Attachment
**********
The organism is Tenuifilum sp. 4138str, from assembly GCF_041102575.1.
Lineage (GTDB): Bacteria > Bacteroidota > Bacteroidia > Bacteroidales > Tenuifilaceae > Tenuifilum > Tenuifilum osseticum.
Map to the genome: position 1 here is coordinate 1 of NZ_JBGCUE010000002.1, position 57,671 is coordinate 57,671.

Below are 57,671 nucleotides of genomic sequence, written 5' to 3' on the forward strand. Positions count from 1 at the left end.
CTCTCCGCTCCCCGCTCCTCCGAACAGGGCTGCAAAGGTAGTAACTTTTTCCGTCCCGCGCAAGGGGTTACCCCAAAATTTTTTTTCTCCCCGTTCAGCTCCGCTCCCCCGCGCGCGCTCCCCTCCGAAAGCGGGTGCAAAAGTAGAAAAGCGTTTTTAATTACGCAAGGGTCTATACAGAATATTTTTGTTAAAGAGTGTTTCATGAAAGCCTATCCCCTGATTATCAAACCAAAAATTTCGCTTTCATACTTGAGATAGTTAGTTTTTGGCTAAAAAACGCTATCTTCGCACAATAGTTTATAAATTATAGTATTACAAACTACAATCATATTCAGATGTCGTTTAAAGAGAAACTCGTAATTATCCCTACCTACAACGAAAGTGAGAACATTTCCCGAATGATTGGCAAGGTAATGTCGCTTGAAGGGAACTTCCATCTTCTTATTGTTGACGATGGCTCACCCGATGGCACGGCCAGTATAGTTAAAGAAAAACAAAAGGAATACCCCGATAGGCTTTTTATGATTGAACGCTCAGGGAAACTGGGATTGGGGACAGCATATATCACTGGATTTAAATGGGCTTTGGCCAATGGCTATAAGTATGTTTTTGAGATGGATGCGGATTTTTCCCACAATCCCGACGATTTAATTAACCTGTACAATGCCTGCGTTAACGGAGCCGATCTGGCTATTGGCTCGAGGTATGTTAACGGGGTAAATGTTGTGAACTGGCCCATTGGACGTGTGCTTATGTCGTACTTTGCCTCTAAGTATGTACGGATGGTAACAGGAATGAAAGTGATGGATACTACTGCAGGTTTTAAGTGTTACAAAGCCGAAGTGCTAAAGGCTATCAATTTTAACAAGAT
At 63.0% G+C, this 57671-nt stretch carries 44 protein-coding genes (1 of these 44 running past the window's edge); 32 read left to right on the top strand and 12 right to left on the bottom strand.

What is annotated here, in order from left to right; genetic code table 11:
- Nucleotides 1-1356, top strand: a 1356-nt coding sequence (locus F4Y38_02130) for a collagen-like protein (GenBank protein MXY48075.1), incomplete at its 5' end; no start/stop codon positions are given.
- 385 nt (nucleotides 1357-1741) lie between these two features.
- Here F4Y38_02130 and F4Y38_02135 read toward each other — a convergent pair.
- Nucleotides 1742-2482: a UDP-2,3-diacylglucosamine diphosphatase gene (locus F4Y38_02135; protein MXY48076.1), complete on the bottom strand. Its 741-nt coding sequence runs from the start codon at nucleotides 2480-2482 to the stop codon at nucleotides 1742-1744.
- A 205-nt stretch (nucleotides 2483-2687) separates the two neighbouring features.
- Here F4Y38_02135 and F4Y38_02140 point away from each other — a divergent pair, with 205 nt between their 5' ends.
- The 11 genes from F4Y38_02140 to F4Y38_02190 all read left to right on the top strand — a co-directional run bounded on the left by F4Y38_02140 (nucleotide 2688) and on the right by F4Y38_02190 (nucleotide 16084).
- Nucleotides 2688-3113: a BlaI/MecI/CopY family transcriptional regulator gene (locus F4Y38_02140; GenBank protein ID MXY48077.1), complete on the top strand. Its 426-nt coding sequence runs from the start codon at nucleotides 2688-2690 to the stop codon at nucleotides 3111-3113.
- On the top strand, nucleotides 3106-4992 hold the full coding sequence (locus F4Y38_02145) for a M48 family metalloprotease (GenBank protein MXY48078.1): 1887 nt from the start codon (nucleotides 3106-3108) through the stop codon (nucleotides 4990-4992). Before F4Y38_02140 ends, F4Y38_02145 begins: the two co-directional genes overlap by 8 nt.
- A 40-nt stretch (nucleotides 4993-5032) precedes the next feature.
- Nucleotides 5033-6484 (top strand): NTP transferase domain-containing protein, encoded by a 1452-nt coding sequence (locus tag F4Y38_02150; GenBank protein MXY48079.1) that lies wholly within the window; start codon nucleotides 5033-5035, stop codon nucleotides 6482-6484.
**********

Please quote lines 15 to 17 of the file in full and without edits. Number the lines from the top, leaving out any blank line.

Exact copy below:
- Nucleotides 2688-3113: a BlaI/MecI/CopY family transcriptional regulator gene (locus F4Y38_02140; GenBank protein ID MXY48077.1), complete on the top strand. Its 426-nt coding sequence runs from the start codon at nucleotides 2688-2690 to the stop codon at nucleotides 3111-3113.
- On the top strand, nucleotides 3106-4992 hold the full coding sequence (locus F4Y38_02145) for a M48 family metalloprotease (GenBank protein MXY48078.1): 1887 nt from the start codon (nucleotides 3106-3108) through the stop codon (nucleotides 4990-4992). Before F4Y38_02140 ends, F4Y38_02145 begins: the two co-directional genes overlap by 8 nt.
- A 40-nt stretch (nucleotides 4993-5032) precedes the next feature.